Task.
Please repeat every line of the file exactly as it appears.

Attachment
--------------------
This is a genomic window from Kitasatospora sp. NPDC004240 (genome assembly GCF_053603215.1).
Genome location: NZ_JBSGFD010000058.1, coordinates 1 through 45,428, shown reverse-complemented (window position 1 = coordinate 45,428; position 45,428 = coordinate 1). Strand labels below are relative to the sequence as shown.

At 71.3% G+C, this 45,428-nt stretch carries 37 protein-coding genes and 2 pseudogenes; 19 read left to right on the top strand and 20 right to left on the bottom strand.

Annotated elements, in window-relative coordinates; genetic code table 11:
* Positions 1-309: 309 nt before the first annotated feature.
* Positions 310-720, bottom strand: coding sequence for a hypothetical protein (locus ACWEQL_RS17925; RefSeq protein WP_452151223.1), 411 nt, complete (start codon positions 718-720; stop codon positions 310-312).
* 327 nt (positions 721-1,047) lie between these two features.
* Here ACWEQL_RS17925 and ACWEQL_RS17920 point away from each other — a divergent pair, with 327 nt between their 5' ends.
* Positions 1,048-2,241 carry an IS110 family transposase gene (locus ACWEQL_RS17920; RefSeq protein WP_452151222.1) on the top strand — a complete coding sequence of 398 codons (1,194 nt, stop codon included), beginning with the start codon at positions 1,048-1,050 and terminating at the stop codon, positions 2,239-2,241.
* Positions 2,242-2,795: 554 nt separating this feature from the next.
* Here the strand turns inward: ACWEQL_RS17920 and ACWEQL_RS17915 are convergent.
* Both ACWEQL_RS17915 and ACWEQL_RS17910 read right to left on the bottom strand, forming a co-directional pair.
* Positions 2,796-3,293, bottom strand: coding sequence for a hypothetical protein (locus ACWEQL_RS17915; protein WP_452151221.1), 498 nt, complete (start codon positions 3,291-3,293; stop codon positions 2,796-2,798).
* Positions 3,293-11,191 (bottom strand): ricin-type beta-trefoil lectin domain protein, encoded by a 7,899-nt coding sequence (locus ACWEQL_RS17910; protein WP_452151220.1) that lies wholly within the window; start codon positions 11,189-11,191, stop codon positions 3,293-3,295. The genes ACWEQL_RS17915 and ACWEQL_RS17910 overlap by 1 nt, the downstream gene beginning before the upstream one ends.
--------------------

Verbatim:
This is a genomic window from Kitasatospora sp. NPDC004240 (genome assembly GCF_053603215.1).
Genome location: NZ_JBSGFD010000058.1, coordinates 1 through 45,428, shown reverse-complemented (window position 1 = coordinate 45,428; position 45,428 = coordinate 1). Strand labels below are relative to the sequence as shown.

At 71.3% G+C, this 45,428-nt stretch carries 37 protein-coding genes and 2 pseudogenes; 19 read left to right on the top strand and 20 right to left on the bottom strand.

Annotated elements, in window-relative coordinates; genetic code table 11:
* Positions 1-309: 309 nt before the first annotated feature.
* Positions 310-720, bottom strand: coding sequence for a hypothetical protein (locus ACWEQL_RS17925; RefSeq protein WP_452151223.1), 411 nt, complete (start codon positions 718-720; stop codon positions 310-312).
* 327 nt (positions 721-1,047) lie between these two features.
* Here ACWEQL_RS17925 and ACWEQL_RS17920 point away from each other — a divergent pair, with 327 nt between their 5' ends.
* Positions 1,048-2,241 carry an IS110 family transposase gene (locus ACWEQL_RS17920; RefSeq protein WP_452151222.1) on the top strand — a complete coding sequence of 398 codons (1,194 nt, stop codon included), beginning with the start codon at positions 1,048-1,050 and terminating at the stop codon, positions 2,239-2,241.
* Positions 2,242-2,795: 554 nt separating this feature from the next.
* Here the strand turns inward: ACWEQL_RS17920 and ACWEQL_RS17915 are convergent.
* Both ACWEQL_RS17915 and ACWEQL_RS17910 read right to left on the bottom strand, forming a co-directional pair.
* Positions 2,796-3,293, bottom strand: coding sequence for a hypothetical protein (locus ACWEQL_RS17915; protein WP_452151221.1), 498 nt, complete (start codon positions 3,291-3,293; stop codon positions 2,796-2,798).
* Positions 3,293-11,191 (bottom strand): ricin-type beta-trefoil lectin domain protein, encoded by a 7,899-nt coding sequence (locus ACWEQL_RS17910; protein WP_452151220.1) that lies wholly within the window; start codon positions 11,189-11,191, stop codon positions 3,293-3,295. The genes ACWEQL_RS17915 and ACWEQL_RS17910 overlap by 1 nt, the downstream gene beginning before the upstream one ends.